In my early days in India I thought every Indian knew and valued his tradition. Slowly I realized I was wrong. The British colonial masters had been successful in not only weaning away many of the elite from their ancient tradition but even making them despise it. It helped that the British-educated class could no longer read the original Sanskrit texts and believed what the British told them. This lack of knowledge and the brainwashing by the British education may be the reason why many so-called “modern” Indians are against anything Hindu. They don’t realize the difference between Western religions that have to be believed (or at least professed) blindly, and which discourage, if not forbid, their adherents to think on their own, and the multi-layered Hindu Dharma which gives freedom and encourages using one’s intelligence.
Many of the Indian educated class do not realize that those who dream of imposing Christianity or Islam on this vast country will applaud them for denigrating Hindu Dharma, because this creates a vacuum where Western ideas can easier gain a foothold. At the same time, many Westerners, including staunch Christians, know the value of Hindu culture and surreptitiously appropriate insights from the vast Indian knowledge system, drop the original Hindu source and present it either as their own or make it look as if these insights had already been known in the West. As the West appropriates valuable and exclusive Hindu assets, what it leaves behind is deemed inferior. Unwittingly, these Indians are helping what Rajiv Malhotra of Infinity Foundation calls the digestion of Dharma civilization into Western universalism. That which is being digested, a deer for example, in this case Hindu Dharma, disappears whereas the digester (a tiger) becomes stronger.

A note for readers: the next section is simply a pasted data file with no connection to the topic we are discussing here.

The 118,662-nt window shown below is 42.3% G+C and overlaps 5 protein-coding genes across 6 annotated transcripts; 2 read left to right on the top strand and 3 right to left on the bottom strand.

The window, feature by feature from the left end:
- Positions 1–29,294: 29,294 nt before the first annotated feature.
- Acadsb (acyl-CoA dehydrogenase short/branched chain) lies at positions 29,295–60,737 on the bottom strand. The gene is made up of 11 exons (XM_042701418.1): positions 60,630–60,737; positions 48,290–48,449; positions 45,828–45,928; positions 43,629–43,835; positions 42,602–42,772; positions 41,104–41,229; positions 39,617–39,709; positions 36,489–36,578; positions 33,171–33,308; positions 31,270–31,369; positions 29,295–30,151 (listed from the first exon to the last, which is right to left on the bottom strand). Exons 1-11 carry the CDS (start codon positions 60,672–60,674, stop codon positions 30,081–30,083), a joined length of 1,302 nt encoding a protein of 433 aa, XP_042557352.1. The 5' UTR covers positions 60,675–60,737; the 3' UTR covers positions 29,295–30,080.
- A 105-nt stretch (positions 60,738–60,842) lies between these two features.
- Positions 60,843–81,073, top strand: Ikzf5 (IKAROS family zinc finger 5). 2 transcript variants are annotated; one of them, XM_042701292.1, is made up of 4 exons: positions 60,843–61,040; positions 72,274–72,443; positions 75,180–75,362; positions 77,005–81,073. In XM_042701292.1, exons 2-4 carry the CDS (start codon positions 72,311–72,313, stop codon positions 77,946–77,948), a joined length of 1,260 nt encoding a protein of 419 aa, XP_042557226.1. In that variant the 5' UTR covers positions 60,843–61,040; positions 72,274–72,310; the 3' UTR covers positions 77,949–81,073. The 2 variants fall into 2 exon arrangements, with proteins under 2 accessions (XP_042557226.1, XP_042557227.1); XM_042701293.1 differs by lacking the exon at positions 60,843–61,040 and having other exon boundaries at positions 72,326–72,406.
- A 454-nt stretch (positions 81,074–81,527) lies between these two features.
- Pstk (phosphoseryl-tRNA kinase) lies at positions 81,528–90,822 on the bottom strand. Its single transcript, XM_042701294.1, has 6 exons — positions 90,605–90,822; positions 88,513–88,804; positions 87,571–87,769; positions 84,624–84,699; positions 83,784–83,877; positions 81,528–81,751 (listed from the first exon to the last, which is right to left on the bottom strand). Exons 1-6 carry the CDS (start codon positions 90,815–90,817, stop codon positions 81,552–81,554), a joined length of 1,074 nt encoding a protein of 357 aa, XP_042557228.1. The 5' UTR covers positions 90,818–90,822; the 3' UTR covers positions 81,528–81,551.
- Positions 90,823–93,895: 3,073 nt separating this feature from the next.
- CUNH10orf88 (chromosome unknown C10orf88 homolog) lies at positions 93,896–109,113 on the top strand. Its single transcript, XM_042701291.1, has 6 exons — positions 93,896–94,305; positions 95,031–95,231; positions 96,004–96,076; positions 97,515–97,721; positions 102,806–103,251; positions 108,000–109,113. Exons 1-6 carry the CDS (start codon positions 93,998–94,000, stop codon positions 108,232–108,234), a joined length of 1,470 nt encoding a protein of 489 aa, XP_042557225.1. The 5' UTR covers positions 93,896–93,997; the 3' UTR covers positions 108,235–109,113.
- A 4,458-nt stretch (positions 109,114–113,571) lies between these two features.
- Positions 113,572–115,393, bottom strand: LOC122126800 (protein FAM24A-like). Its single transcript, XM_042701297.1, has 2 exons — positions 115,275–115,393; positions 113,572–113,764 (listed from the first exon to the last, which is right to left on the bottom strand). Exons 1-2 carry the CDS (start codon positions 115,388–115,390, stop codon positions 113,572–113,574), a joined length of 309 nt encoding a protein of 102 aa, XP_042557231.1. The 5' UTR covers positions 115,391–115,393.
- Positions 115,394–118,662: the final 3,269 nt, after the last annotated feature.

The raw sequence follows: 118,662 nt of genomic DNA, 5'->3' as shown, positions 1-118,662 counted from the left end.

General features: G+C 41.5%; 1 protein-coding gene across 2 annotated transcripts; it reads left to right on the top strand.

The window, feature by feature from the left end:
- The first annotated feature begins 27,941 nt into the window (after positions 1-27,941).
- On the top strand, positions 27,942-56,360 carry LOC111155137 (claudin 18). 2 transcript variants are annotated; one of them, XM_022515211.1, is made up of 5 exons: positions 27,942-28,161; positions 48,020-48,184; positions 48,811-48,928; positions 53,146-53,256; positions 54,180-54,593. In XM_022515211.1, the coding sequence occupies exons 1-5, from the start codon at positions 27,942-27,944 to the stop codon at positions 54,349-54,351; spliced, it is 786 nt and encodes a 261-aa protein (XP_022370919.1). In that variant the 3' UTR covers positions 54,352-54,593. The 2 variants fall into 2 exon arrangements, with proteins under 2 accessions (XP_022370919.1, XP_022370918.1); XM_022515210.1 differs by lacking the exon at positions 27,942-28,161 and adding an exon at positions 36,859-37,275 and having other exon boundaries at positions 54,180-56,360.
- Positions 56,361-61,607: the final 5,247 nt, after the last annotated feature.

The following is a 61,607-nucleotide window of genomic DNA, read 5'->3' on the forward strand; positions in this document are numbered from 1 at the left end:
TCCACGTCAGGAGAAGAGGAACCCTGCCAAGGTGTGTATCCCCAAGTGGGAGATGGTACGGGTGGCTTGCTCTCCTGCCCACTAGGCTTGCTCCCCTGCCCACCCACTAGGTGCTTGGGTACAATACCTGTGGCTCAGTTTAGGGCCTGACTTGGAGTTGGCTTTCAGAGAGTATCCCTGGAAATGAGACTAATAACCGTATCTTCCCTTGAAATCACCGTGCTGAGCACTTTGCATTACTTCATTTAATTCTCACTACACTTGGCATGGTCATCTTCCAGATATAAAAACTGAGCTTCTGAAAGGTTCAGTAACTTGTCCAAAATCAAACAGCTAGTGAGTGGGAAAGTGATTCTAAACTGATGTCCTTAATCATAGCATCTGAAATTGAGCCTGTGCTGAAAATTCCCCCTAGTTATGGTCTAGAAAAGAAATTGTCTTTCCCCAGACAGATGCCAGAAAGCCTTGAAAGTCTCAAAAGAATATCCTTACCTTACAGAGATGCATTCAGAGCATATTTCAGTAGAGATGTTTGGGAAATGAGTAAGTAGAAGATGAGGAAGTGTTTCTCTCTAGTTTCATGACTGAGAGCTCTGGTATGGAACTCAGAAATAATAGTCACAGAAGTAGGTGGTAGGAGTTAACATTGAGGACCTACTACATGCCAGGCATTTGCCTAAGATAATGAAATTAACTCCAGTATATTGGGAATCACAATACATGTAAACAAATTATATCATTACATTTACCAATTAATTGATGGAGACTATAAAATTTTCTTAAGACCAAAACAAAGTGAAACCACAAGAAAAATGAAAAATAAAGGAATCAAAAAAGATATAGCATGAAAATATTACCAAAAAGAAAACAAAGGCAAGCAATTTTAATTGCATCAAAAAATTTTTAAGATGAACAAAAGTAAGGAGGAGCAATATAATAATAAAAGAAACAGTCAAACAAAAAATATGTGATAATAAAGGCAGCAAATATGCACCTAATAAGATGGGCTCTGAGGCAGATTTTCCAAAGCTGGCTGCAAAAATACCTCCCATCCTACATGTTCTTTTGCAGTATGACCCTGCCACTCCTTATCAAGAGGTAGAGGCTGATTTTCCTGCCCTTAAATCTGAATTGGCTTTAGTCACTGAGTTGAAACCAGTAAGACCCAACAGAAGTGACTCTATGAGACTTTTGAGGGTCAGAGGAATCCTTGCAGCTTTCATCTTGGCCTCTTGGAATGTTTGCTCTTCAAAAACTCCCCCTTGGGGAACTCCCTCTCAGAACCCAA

If only missionaries denigrated Hindu Dharma, it would not be so bad, as they clearly have an agenda which discerning Indians would detect. But sadly, Indians with Hindu names assist them because they wrongly believe Hinduism is inferior to Western religions. They belittle everything Hindu instead of getting thorough knowledge. As a rule, they know little about their tradition except what the British have told them, i.e., that the major features are the caste system and idol worship. They don’t realize that India would gain, not lose, if it solidly backed its profound and all-inclusive Hindu tradition. The Dalai Lama said some time ago that, as a youth in Lhasa, he had been deeply impressed by the richness of Indian thought. “India has great potential to help the world,” he added. When will the Westernized Indian elite realize it?
MARIA WIRTH, 63, a freelance writer, has lived in India for the past 33 years. https://www.hinduismtoday.com
III. Give Stateless Indians Their Due
The twelfth edition of the Pravasi Bharatiya Divas (PBD) was held in New Delhi on January 7-9. Representatives from diverse overseas Indian communities spread worldwide assembled in the national capital where they interacted with one another and with the government. Prime minister Manmohan Singh, minister for Overseas Indian Affairs (MOIA) Vayalar Ravi, cabinet ministers and chief ministers from various states exhorted them to avail of investment opportunities and be valuable partners in Bharat’s economic development. The festival was capped with gala dinners and cultural performances by renowned artistes.